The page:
Posts Tagged ‘Sofie Grabol’

No, this isn’t the history of my family in three plays, it’s the 15th century history of Scotland; far less important. These three plays take us through a turbulent time from 1406 to 1488, when the Scottish nobility fought amongst themselves during the imprisonment of James I by the English, the youth of James II, too young to reign, and the excesses of James III. In England, the same century starts with Henry IV and goes through Henry’s V & VI and Richard III to Henry VII. Rona Munro’s plays provide a 6h40m Scottish history lesson, but also entertaining and thrilling theatre. The National Theatre of Scotland’s new Artistic Director, who was last at the (English) NT with brilliant and rare early Tennessee Williams and Eugene O’Neill, starts his reign with a bang.

The first play covers just four years, from the end of James I’s imprisonment in 1422, at the time of the death of Henry V, through his return to Scotland aged 28 to deal with a bunch of noblemen who’ve got far too used to running the show on their own. He has to despatch rather a lot of them before he can rule for 15 years himself; it’s bloody and brilliant. In the second, James II becomes king aged 6 and a battle for power rages between noblemen on who rules on his behalf until he is 18, after which he goes on to rule for just 11 years. The third play starts when James III has been an adult king for around 15 years and has become an exceedingly unpopular one. Despite a seemingly successful marriage to Margaret of Denmark (played here by The Killing’s Sofie Grabol, a real Dane!), he has become a philanderer and spendthrift with a debauched lifestyle. Margaret tries to keep things in control, but rebellion becomes overpowering and she has to take power herself hold Scotland together. The third play ends movingly as James IV ascends the throne aged 15. It was a chaotic, anarchic century for Scotland, which brought out the worst in their greedy, blood-thirsty nobility. You can see why clans were forever in conflict. What struck me most was how young people had to grow up so soon and assume positions of power and authority as mere children.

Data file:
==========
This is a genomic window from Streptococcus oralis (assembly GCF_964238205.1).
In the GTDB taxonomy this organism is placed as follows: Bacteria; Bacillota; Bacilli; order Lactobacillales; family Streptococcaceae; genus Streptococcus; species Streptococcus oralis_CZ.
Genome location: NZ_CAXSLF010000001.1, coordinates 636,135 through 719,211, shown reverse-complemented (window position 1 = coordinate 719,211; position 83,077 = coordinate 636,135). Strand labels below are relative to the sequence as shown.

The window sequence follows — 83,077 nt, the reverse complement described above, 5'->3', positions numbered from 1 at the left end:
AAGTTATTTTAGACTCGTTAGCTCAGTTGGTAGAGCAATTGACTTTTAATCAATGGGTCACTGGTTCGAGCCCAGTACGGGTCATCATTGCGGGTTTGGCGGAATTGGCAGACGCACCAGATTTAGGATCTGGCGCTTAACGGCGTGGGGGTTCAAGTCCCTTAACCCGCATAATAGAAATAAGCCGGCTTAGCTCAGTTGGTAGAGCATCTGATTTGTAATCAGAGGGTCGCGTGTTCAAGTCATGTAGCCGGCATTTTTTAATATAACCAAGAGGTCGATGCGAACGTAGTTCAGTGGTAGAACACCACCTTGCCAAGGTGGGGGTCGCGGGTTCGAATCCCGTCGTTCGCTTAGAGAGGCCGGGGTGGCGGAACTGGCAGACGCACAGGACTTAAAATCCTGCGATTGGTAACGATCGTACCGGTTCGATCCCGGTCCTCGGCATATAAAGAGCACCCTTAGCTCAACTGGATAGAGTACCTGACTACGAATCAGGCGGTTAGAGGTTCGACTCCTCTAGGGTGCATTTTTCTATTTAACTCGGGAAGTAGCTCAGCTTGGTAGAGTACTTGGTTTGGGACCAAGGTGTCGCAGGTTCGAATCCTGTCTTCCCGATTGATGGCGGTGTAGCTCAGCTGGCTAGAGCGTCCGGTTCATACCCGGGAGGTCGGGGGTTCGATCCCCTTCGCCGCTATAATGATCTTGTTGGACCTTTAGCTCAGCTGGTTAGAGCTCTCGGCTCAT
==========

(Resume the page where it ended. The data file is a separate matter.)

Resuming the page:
Jon Bausor’s design make the Olivier Theatre in-the-round with seven entrances and action between and in the high-level stage seating. There’s a giant sword which at various times bleeds, it set alight and becomes bejewelled. The first two plays are costumed alike in rough-and ready period dress, but the third takes a more modern spin; I’m not entirely sure why, but it worked. The staging is wonderful, often thrilling, managing to play battles and intimate scenes equally effectively. It would be invidious to single out any performances because it seems to me that the excellence of the entire cast is key to its success. The second play isn’t as good as the other two (again, I’m not entirely sure why; maybe for us all dayers just a natural PM drop in energy) but in my view its not as much of a dip as others have suggested. Overall, I think its a theatrical feast, one which I’m glad I ate in a single day and one which I wouldn’t have missed for the world.

Though a product of the ever enterprising and nomadic NTS, this co-production with the more static NT provides a timely example of what union can bring. A highlight in a lifetime of theatre-going.

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